This evening, my friends, as your faithful correspondent, I met an idealist of the rarest sort: a political idealist. He is thoughtful, and as near as I can tell, sincere. In politics, if you can fake that, you’re in.
It is obvious that the Atlantica Party website doesn’t do their position justice. Yes, they are advocating political union of the four Atlantic provinces, but that isn’t their only position, contrary to the impression I came away with after seeing the television interview with the leader of the party, Jonathan Dean. They also advocate a system of proportional representation which would ensure that the democratic ideal of ‘every vote counts’ actually meant something. Related to this is the idea that citizens could actually feel engaged in the political system again by directly influencing government policy, a position that certainly doesn’t work too well now. This party has ideas, and energy, and they are being met thus far with a rousing wave of…
Which is a shame, really. It’s obvious that the idea of proportional representation alone would ensure real citizen involvement in the political process. That in itself would go a long way to combating the unfortunate sense of hopelessness that lies at the center of the Atlantica Party’s philosophy.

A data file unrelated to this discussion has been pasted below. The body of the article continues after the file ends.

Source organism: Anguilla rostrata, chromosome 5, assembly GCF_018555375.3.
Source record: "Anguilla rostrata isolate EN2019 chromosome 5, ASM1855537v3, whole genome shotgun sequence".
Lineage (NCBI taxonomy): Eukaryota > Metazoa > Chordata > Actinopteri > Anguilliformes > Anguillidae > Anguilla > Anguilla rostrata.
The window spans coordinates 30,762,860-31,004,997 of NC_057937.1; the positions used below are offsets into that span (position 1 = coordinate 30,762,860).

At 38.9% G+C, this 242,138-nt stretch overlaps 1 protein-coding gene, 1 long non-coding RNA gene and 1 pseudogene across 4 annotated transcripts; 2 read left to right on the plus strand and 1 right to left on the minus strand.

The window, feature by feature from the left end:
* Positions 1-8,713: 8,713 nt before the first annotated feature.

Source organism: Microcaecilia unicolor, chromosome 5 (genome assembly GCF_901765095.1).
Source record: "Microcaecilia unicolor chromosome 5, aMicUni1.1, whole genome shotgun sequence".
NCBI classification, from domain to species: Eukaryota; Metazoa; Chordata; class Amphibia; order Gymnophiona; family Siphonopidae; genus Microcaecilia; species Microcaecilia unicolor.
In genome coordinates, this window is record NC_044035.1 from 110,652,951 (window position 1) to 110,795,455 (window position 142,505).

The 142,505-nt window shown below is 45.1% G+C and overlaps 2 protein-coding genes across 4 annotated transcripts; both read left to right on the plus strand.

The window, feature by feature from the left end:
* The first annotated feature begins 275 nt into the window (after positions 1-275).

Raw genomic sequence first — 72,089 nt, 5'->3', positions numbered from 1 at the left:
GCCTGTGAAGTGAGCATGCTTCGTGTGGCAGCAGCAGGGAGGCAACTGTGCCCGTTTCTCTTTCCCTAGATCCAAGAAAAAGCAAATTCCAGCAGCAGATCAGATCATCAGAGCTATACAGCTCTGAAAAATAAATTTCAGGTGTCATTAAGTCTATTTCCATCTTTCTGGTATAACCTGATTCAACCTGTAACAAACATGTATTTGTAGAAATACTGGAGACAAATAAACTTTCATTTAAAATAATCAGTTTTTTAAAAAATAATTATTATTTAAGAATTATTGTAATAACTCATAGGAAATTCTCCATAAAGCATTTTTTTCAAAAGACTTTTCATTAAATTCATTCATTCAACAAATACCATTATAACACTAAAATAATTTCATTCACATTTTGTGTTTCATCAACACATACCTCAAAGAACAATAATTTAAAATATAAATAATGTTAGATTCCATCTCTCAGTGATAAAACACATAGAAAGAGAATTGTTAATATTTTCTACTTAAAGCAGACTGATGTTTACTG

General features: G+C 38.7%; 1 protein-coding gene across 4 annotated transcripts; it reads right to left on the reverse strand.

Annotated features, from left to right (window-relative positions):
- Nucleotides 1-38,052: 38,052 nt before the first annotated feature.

I’m not sure whether the reforms that are being proposed can ever realistically come to pass, and I’m not entirely convinced that some of the ideas in the party platform are as practical as they seem on the surface…but I can tell you this, as your humble correspondent: I walked away from the meeting (sadly, not well attended – I was 1/3 of the people in the room, including Mr. Dean) thinking about what I’d heard. Actually thinking about the political ideas presented in that room, because they had obviously been thought about and considered. It’s been a long time since I walked away from any political context without a sense of frustration, so something has been accomplished. This idea is not nearly so half-assed as it may seem. There’s something here worth thinking about, even if that’s as far as it gets.
Even if it’s just an idea that makes us stop taking our democracy for granted, that idea is worth considering. Because it’s an actual idea. About how to make things better and to engage citizens in their own governance. I may not be a ‘convert’ to the cause, as I remain skeptical on some points, but at least it kicked my brain into gear. That’s something.